Upbeat message delivered at mining conference
New Zealand is part of the global mining industry facing strong headwinds with projects halted and widespead layoffs, but there are glimmers of hope, delegates at a conference in Nelson heard today.
Several hundred representatives of the New Zealand and Australian mining industries have gathered in Nelson for the New Zealand branch of the Australasian Institute of Mining and Metallurgy annual conference.
Security was tight at the entrance to the Rutherford Hotel this morning, but there were no signs of any protest.
A strong message from one of the keynote speakers was the need to operate an "open and transparent industry", which was crucial to gaining social licenses, general manager of New Zealand Petroleum and Minerals David Binnie said.
"They are hard to gain, and easy to lose.
"The industry has to meet the expectations of New Zealanders," he said.
Corporate adviser and investment banker Tony Haworth warned of a series of orange and red lights ahead which stand to have a significant impact on the industry, particularly in areas of exploration, production, explorer perceptions, access to capital, the regulatory environment, and government investment in new data.
Mr Binnie said that while New Zealand has been in the "too hard basket" for international investors, and that raising finance continues to be a huge challenge for the industry, there were bright spots on the horizon.
New Zealand stood to gain from renewed interest from Australians seeking to escape a tougher environment and the return of skilled workers.
The mining boom in Australia had "ended with a thud", delegates heard.
AusIMM president Geoff Sharrock, who opened today's conference with the Tas McKee memorial address, said 2013 would be a "very challenging year" for the industry.
Tasman Joseph McKee was a Nelson-born geologist and co-founder of the former Fruitgrowers Chemical Company at Mapua.
"We could all do with a bit of inspiration. There is change and uncertainty but the minerals sector is still strong and remains an important employer," Mr Sharrock said.
He said the industry faced strong cost pressures and it needed to look to former leaders such as Tas McKee for what he might do in this climate: Remain positive and focus on opportunities.
The downturn had resulted in suspended projects and large job losses, which had led to professionals seeking to upskill themselves with further education.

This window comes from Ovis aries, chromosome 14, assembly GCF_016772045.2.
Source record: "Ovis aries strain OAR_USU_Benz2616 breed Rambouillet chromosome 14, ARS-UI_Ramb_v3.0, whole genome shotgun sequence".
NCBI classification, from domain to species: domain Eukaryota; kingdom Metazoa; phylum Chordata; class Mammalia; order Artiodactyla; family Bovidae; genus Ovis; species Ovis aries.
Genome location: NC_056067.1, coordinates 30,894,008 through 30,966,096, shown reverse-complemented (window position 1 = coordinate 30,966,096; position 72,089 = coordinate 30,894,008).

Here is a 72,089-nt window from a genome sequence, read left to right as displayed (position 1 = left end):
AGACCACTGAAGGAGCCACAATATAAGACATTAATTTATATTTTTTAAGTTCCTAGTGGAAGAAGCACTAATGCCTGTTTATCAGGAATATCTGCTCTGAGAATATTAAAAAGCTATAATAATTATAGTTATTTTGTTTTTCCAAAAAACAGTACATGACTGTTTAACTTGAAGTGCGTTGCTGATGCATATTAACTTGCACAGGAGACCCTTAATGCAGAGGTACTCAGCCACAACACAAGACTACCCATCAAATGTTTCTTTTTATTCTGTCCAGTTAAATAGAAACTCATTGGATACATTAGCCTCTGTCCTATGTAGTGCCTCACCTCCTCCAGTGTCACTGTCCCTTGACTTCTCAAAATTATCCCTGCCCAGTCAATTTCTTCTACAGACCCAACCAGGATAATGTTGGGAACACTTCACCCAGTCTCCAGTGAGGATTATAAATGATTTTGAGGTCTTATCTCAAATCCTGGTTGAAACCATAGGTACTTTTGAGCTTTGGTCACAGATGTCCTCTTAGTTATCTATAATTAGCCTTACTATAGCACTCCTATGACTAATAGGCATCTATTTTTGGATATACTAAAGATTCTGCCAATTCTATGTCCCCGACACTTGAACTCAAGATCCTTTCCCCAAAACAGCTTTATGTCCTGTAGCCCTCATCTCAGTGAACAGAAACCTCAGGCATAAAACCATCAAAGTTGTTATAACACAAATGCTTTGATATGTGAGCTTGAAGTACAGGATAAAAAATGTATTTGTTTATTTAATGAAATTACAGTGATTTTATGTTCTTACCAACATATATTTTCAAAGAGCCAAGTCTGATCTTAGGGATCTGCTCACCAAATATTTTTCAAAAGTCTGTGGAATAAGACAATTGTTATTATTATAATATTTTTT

Mr Haworth said in his review of the New Zealand mining industry that the past 12 months had been tough and led to a "bloodbath" over falling commodity prices, especially as China's GDP growth had slowed.
Key New Zealand mineral export prices had plummeted and global mineral exploration budgets had reached new record levels of $US20 billion.
Access to capital and its allocation was the "number one risk factor" for the industry, Mr Haworth said.
"Resource nationalism" and maintaining licences to operate remained key risks. He said the need to communicate and demonstrate that the industry's value went beyond shareholder return was critical.
Mr Haworth said that in New Zealand production statistics were subdued. Gold had declined last year and coal production was flat. Ironsand was also in decline but aggregate and sand production showed signs of being on the rise.
"The upside is the domestic market with the Christchurch rebuild kicking in."
Oceanagold's Reefton mine was facing "care and maintenance", or being put out of use until the outlook improved, Mr Haworth said.
He said the mining industry in New Zealand contributed $1.4 billion to GDP in 2010 which was around 50 per cent of the $2.7b contributed by the oil and gas industry.
Internationally, the world average in the mining sector was 6.4 per cent of GDP.
"In the current climate expenditure on investment is going to be challenging.
"Ongoing investment and promoting pure mineral potential will determine the future," Mr Haworth said.
However, positive signs for the industry included a 30 per cent increase in mineral exploration spending to $47 million, new projects, and aspects of regulatory change which were easing the pathway for growth and development. Processing times for permits had dropped and the new Crown Minerals Act was expected to lead to further efficiencies, delegates heard.
Mr Binnie said that while the global commodity cycle continued its downward trend, and it was clear that raising finance remained a huge challenge, he expected the "short cycle trough" to soon bottom out.
"There is significant potential for future. The market is tough but I'm hopeful for the future.
He said plenty was being done in New Zealand to attract new investors and there had been significant progress made to engage iwi and local authority.
"The impacts of this industry last for generations. We want success for them, and for us now," Mr Binnie said.
The conference continues this week.
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